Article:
back had a conspicuous area of white plumage.

Fitzpatrick says
these key markers clearly distinguish the bird from the smaller but similar-
looking pileated woodpecker. Previous unconfirmed reports of ivory-
billed woodpeckers in the southern U.S. were considered highly suspect
by experts, because pileated woodpeckers are widespread in the region.


So far the presence of only a single ivory-bill male can be
confirmed. "We cannot rule out the possibility that all of our fleeting
encounters involved the same bird," Fitzpatrick said.

However,
he believes other ivory-bills are almost certainly out there. He says
the difficulty in detecting them may be due to the bird's extremely low
population density. The last known population of ivory-bills, in
northeastern Louisiana, had a density of one pair per 6 square miles (16
square kilometers) of forest.

"This discovery raises the
possibility that there are other places where this bird persisted
through ... the 20th century," Fitzpatrick added.

Once
Widespread


Until the 1870s the ivory-bill was widespread,
though uncommon, in lowland primary forests of the southeastern U.S. (href="
http://magma.nationalgeographic.com/ngm/flashback/0410/index.html">See a
1938 picture of an ivory-bill on a man's head.) The bird strips the
bark off dying trees with its powerful beak to get to insect grubs
beneath.

The bird's disappearance coincided with extensive
logging throughout the region, which continued up to the 1940s.


Hunting by professional collectors accelerated the extinction of
remaining populations until the bird was given up as extinct. The last
documented ivory-bill was seen over logged forestland in 1944.


A subspecies of the woodpecker may have survived in Cuba. Experts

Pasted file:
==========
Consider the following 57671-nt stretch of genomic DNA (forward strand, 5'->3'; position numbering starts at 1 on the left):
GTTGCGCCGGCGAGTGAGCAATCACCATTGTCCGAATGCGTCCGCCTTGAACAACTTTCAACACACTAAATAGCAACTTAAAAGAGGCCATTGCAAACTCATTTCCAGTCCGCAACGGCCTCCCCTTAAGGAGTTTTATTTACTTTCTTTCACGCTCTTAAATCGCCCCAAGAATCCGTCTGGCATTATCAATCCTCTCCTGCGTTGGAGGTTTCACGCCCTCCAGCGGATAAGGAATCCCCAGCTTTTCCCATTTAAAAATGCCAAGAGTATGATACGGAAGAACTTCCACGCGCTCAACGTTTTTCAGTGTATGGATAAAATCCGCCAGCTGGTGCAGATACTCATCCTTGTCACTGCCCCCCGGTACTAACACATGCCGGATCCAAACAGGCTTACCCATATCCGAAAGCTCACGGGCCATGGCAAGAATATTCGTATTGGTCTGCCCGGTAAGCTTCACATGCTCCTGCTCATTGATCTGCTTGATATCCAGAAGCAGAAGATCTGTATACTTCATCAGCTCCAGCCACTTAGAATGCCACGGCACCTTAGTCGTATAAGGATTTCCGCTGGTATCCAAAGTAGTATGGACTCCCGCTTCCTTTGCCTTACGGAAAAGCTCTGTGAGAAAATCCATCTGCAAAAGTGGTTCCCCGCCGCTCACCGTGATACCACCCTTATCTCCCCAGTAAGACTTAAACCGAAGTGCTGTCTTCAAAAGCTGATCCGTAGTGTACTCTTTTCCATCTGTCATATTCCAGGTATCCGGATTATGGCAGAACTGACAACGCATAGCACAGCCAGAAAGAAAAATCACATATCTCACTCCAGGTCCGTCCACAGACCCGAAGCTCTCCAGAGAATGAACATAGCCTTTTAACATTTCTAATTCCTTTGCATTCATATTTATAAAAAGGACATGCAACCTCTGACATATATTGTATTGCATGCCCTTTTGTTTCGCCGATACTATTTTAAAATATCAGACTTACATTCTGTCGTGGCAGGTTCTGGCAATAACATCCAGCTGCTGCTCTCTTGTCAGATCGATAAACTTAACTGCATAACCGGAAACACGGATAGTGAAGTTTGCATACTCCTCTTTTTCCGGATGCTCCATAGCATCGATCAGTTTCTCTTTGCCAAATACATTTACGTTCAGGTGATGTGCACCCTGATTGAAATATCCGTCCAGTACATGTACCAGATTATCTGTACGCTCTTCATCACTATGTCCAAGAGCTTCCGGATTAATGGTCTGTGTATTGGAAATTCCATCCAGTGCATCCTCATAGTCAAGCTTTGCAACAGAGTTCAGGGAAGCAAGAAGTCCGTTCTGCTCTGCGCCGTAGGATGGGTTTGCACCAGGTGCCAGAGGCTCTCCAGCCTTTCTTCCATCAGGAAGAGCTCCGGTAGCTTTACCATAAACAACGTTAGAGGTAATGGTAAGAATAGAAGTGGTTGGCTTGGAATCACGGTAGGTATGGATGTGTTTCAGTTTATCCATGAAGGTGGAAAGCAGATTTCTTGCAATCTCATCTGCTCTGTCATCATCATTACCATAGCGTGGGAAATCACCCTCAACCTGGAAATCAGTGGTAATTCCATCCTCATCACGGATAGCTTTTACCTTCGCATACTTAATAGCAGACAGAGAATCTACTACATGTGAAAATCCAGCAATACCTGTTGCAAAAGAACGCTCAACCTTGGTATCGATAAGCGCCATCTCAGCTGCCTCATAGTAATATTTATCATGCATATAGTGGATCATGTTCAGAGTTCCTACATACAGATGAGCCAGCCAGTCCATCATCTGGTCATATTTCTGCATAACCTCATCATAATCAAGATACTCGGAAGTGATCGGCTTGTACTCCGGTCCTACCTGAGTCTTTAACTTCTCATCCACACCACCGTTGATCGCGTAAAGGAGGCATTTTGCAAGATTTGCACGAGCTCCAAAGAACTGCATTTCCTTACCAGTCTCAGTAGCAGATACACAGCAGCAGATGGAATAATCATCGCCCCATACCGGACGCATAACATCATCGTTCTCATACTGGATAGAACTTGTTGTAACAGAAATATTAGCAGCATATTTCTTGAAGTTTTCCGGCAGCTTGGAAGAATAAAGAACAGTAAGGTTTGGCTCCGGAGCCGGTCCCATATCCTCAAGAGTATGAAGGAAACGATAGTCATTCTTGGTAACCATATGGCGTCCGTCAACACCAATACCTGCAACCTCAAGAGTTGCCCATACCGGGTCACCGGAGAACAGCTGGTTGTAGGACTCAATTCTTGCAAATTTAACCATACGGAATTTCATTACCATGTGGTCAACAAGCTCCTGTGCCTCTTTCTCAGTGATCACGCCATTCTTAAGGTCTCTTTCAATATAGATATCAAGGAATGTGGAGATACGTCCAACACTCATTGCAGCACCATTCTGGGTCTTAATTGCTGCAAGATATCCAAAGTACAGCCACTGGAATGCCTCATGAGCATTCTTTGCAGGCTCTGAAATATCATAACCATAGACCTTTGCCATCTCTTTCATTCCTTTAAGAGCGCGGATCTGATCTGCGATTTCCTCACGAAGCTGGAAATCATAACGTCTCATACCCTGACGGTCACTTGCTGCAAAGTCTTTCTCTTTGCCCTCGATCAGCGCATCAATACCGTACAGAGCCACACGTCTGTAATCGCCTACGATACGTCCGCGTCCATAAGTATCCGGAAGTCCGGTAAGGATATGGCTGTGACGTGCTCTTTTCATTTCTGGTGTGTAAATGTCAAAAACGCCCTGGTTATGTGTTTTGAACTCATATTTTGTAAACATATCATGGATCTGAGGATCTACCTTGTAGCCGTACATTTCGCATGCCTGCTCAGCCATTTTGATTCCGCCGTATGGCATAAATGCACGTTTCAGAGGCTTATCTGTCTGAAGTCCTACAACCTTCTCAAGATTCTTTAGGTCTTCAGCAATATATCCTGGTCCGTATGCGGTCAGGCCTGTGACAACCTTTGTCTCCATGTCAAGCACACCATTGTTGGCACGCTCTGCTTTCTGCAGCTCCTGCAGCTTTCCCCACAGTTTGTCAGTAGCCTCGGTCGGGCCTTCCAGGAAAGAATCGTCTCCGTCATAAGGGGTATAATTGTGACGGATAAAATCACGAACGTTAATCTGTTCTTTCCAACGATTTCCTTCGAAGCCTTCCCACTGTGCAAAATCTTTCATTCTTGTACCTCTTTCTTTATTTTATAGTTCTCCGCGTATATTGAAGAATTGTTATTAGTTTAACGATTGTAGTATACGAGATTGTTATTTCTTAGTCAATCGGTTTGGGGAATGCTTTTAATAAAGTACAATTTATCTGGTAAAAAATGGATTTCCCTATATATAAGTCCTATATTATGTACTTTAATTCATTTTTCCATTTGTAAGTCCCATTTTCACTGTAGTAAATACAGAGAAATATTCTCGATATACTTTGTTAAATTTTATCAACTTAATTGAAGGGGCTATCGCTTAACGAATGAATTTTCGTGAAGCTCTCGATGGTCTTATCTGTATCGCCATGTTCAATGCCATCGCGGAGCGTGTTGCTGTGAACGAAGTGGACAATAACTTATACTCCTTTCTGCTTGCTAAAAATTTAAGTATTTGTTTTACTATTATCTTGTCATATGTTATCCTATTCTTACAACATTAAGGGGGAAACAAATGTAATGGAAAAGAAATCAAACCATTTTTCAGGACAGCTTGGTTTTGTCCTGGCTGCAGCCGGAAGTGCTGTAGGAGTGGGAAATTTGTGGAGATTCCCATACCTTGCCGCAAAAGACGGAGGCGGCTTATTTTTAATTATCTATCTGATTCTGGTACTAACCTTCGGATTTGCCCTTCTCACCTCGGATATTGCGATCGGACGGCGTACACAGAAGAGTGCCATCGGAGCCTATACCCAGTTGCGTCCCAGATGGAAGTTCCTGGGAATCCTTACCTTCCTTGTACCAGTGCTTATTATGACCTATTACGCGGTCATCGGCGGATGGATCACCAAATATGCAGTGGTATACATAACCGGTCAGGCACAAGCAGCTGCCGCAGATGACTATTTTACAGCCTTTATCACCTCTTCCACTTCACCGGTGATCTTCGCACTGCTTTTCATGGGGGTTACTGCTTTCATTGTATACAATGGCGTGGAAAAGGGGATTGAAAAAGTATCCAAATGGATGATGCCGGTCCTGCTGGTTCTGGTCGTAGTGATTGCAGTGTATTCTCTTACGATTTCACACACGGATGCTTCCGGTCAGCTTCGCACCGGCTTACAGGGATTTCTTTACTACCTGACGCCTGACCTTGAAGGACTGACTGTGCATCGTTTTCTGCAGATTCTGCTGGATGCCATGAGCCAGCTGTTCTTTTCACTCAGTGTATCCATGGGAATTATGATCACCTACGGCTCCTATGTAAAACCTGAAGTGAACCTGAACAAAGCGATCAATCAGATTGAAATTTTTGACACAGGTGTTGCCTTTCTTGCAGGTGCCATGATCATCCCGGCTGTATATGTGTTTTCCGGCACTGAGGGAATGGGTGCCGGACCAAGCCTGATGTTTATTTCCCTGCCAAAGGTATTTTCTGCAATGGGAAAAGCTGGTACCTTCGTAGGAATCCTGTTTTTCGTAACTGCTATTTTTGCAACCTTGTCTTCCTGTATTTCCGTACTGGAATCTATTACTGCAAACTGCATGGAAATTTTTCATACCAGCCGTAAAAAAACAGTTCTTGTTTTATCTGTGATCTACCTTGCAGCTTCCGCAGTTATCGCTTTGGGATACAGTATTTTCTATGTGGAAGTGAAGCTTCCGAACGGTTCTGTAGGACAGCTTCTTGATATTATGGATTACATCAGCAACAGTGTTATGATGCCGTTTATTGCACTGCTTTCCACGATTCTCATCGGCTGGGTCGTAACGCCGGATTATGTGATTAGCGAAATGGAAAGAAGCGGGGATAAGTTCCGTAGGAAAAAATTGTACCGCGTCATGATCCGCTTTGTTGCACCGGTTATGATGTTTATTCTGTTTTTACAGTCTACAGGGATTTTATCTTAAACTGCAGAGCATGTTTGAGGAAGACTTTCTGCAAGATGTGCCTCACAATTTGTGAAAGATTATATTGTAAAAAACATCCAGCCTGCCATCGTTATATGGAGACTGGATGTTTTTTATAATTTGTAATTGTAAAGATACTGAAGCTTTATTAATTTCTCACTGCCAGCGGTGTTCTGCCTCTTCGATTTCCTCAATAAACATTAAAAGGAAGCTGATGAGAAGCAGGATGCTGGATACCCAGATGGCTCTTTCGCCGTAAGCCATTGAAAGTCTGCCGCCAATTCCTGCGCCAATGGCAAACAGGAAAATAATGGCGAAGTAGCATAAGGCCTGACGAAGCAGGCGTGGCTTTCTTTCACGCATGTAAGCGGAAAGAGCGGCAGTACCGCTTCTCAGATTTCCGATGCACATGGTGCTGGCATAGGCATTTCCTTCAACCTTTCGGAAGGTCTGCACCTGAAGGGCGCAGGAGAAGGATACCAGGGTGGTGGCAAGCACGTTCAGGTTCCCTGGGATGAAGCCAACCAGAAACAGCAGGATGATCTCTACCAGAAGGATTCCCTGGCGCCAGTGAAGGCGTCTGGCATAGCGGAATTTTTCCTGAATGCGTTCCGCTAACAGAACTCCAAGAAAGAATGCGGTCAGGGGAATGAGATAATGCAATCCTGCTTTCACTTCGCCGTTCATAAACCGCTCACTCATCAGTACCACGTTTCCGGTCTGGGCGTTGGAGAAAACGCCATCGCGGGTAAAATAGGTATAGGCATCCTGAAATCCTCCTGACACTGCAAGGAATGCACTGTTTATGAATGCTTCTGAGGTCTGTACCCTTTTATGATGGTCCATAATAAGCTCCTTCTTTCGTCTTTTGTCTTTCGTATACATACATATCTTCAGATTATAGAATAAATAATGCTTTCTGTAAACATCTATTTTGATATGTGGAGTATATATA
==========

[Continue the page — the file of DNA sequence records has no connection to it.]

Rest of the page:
reported brief sightings of at least two individuals in 1986 and 1987.
However, subsequent efforts to confirm the existence of this population
failed.

Even if few breeding pairs survive in the Big Woods of
Arkansas, the study team says that prospects for population growth look
good. Additions to the publicly owned wildlife refuge lands and habitat-
restoration efforts are reestablishing the mature hardwood forests in
the area.

Currently about a hundred thousand acres (40,470
hectares) of the Big Woods are protected and conserved, according to
Scott Simon, director of the Nature Conservancy in Arkansas. There is a
plan to conserve and restore an additional 200,000 acres (80,940
hectares) of critical habitat over the next ten years, Simon added.


Fitzpatrick, the Cornell University ornithologist, said, "The
bottomland [or floodplain] forests are growing back, so there are places
with 4- and 5-foot-diameter [1.2- and 1.5-meter-diameter] trees again,
including those that are beginning to die as they get to a mature
stature. That's the kind of forest that ivory-bills need.

"The conditions are only going to get better," he added, "so it's possible that the worst for this bird is past, and with proper management these forests could support growing populations again."

Fitzpatrick sees the ivory-bill as a powerful symbol of the forests of the Deep South. "The lure of the wild and the lure of the beauty of birds and the lure of the mysterious-and-possibly-gone is enveloped in the idea of this bird."